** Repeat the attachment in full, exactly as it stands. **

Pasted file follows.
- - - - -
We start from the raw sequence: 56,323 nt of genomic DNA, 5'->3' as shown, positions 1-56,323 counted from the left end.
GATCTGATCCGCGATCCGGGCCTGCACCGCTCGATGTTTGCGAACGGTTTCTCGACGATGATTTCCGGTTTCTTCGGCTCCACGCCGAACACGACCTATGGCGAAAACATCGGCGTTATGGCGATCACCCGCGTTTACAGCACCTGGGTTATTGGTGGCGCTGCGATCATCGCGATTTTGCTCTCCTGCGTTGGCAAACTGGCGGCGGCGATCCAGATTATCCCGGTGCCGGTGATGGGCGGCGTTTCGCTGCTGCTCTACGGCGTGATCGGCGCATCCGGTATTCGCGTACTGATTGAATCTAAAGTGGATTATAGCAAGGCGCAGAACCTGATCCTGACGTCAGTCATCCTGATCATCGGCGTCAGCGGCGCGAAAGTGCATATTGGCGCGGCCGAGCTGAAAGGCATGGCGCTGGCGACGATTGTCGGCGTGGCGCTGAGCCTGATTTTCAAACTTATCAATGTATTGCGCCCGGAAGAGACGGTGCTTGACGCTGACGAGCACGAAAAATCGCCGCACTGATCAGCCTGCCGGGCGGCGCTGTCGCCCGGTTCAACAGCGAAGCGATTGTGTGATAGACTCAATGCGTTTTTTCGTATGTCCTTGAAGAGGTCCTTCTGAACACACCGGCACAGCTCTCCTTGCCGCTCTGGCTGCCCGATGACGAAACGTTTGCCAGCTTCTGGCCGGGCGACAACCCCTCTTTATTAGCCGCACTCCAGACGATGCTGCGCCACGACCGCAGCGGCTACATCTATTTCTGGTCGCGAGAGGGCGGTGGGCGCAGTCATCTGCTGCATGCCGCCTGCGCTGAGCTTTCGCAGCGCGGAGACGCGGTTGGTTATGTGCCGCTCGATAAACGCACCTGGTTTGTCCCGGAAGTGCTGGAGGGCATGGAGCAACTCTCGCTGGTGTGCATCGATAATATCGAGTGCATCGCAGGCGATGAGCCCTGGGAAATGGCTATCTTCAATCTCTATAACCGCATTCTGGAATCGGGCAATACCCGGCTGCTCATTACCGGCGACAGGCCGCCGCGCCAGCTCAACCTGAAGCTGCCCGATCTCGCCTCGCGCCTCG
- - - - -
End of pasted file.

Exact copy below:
We start from the raw sequence: 56,323 nt of genomic DNA, 5'->3' as shown, positions 1-56,323 counted from the left end.
GATCTGATCCGCGATCCGGGCCTGCACCGCTCGATGTTTGCGAACGGTTTCTCGACGATGATTTCCGGTTTCTTCGGCTCCACGCCGAACACGACCTATGGCGAAAACATCGGCGTTATGGCGATCACCCGCGTTTACAGCACCTGGGTTATTGGTGGCGCTGCGATCATCGCGATTTTGCTCTCCTGCGTTGGCAAACTGGCGGCGGCGATCCAGATTATCCCGGTGCCGGTGATGGGCGGCGTTTCGCTGCTGCTCTACGGCGTGATCGGCGCATCCGGTATTCGCGTACTGATTGAATCTAAAGTGGATTATAGCAAGGCGCAGAACCTGATCCTGACGTCAGTCATCCTGATCATCGGCGTCAGCGGCGCGAAAGTGCATATTGGCGCGGCCGAGCTGAAAGGCATGGCGCTGGCGACGATTGTCGGCGTGGCGCTGAGCCTGATTTTCAAACTTATCAATGTATTGCGCCCGGAAGAGACGGTGCTTGACGCTGACGAGCACGAAAAATCGCCGCACTGATCAGCCTGCCGGGCGGCGCTGTCGCCCGGTTCAACAGCGAAGCGATTGTGTGATAGACTCAATGCGTTTTTTCGTATGTCCTTGAAGAGGTCCTTCTGAACACACCGGCACAGCTCTCCTTGCCGCTCTGGCTGCCCGATGACGAAACGTTTGCCAGCTTCTGGCCGGGCGACAACCCCTCTTTATTAGCCGCACTCCAGACGATGCTGCGCCACGACCGCAGCGGCTACATCTATTTCTGGTCGCGAGAGGGCGGTGGGCGCAGTCATCTGCTGCATGCCGCCTGCGCTGAGCTTTCGCAGCGCGGAGACGCGGTTGGTTATGTGCCGCTCGATAAACGCACCTGGTTTGTCCCGGAAGTGCTGGAGGGCATGGAGCAACTCTCGCTGGTGTGCATCGATAATATCGAGTGCATCGCAGGCGATGAGCCCTGGGAAATGGCTATCTTCAATCTCTATAACCGCATTCTGGAATCGGGCAATACCCGGCTGCTCATTACCGGCGACAGGCCGCCGCGCCAGCTCAACCTGAAGCTGCCCGATCTCGCCTCGCGCCTCG